I'm a sucker for the TRON-like digital afterlife concept. So I went into C?9-0 eagerly expecting a deep, affecting experience. And for the first five or ten minutes, it seemed like it just might deliver on that...
Sadly, it very quickly descends into a qurky, poorly designed pile of...bits. Instead of feeling like a solid, well-thought out game, it feels more like an overly ambitious Digipen student project. The biggest problem is, you're thrust into a bizarre, abstract world without any sort of guidance.
"DEAREST FRIEND, YOU WILL BE CONFUSED AT FIRST, BUT BE BRAVE, IN TIME YOU WILL UNDERSTAND.", the game assures in a large, ubiquitous, fatiguing-to-read typeface. Part of me wonders if this line was a lampshade put in at the 11th hour of development to assuage confused newcomers.
I've spent more time than I'd care asking myself "what the hell is going on?!". Given the concept, this MAY be a conscious choice by the developer, since you're no longer in a 'game' and you're figuring it out as you go along just like the main character, Maggie. But as a player here in meatspace, I still need some sort of graceful introduction to the concepts.
Like, what the hell is 'Foo'? Apparently it's money. It says 0/5 RAM on the status bar. What does that mean? Oh, now I'm suddenly sucked into a Zelda-like overhead persective and attacking chattering teeth? Whoa, now I'm in a platform section where I have unexpectedly acquired a jump key, slaying more chattering teeth. Aaaand now I'm back to the Indian trailer park, talking to Juggalos.
To be fair, there IS a clumsy, minimal in-game manual to ham-fistedly explain some of this stuff, if you deicde to "spoil the mystery". And the more you bang your head against the wall, things begin to slowly connect together.
Unfortunately once you begin to weave together a vague notion of what's going on, you begin to realize that the core gameplay is not nearly as complex or interesting as you'd hoped. As an outsider, this has been an incredibly frustrating, confusing experience. Abstract concepts are great, but they need a clean and well-thought out game design to prop it up, more than most.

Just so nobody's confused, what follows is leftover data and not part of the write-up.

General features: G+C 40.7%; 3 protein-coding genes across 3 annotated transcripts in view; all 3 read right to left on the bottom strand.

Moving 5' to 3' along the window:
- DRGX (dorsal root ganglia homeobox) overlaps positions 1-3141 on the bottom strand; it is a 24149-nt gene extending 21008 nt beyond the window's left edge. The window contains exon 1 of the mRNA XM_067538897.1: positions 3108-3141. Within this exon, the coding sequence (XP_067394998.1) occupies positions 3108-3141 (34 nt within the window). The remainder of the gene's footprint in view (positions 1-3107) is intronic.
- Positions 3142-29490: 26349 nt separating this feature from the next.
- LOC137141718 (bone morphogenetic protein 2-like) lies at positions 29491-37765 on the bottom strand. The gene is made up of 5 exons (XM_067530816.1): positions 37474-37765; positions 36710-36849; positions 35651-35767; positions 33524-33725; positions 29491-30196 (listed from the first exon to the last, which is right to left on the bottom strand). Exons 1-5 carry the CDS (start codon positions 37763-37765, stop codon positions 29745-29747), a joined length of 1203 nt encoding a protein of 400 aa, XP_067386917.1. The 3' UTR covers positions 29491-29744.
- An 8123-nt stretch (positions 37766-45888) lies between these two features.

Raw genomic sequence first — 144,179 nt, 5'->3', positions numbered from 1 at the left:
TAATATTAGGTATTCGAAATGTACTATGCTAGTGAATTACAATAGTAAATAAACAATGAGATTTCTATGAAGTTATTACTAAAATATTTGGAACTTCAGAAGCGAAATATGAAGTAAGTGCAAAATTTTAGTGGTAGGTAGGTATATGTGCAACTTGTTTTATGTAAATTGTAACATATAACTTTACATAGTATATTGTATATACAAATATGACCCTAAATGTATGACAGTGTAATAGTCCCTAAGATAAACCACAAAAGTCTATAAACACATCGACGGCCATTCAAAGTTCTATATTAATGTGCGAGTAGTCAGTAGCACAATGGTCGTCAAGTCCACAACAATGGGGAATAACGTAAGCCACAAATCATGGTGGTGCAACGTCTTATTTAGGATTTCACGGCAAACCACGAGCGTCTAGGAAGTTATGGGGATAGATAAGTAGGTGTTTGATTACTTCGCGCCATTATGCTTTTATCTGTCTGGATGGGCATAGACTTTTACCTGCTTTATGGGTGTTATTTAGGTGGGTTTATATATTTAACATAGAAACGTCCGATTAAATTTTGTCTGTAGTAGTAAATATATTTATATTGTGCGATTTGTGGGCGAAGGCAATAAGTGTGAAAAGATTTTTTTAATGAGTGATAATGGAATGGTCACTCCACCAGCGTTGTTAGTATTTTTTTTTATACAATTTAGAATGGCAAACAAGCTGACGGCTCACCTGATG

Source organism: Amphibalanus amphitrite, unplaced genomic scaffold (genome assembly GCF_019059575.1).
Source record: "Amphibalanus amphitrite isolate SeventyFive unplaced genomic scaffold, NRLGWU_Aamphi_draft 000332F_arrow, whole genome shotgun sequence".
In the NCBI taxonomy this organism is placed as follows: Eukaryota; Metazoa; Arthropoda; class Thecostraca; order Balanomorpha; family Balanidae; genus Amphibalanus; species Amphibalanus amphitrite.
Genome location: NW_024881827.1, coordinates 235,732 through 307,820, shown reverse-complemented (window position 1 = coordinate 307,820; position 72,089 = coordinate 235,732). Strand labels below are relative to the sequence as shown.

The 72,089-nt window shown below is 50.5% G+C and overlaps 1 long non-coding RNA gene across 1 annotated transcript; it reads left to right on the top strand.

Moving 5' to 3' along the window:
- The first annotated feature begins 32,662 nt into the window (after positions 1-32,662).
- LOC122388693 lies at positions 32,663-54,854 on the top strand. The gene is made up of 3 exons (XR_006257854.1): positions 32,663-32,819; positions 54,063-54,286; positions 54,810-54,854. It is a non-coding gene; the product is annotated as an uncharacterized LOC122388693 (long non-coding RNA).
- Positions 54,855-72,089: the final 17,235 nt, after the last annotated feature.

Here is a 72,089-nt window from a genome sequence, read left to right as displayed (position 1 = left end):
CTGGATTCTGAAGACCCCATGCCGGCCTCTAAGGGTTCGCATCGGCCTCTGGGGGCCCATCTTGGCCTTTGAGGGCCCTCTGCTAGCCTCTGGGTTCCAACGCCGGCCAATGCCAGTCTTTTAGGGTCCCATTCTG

It's clear from other reviews that some players got a lot more out of this game, and I'm sure if I magically "got it" from the outset like they apparently did, I'd probably like it more, too. But as it currently stands, I'm confused as hell, and -- the bigger tragedy -- I feel no overwhelming desire to invest more time into understanding it further. In some ways, that's a worse failure than my benchmark for bitter mediocrity, "Thirty Flights of Loving". At least I was compelled to finish THAT, such as it was. But also, like that game, reviewers attributed to it a great weight of intellectual complexity that, frankly, I had a hard time giving it credit for.
Save your rupees, gang, and simply enjoy the lovely developer-provided screenshots. Imagine a great game built around those images and know that the game you have imagined probably DOES exist somwhere, out there, in-between the bytes of your computer's RAM.
Posted: January 4th, 2014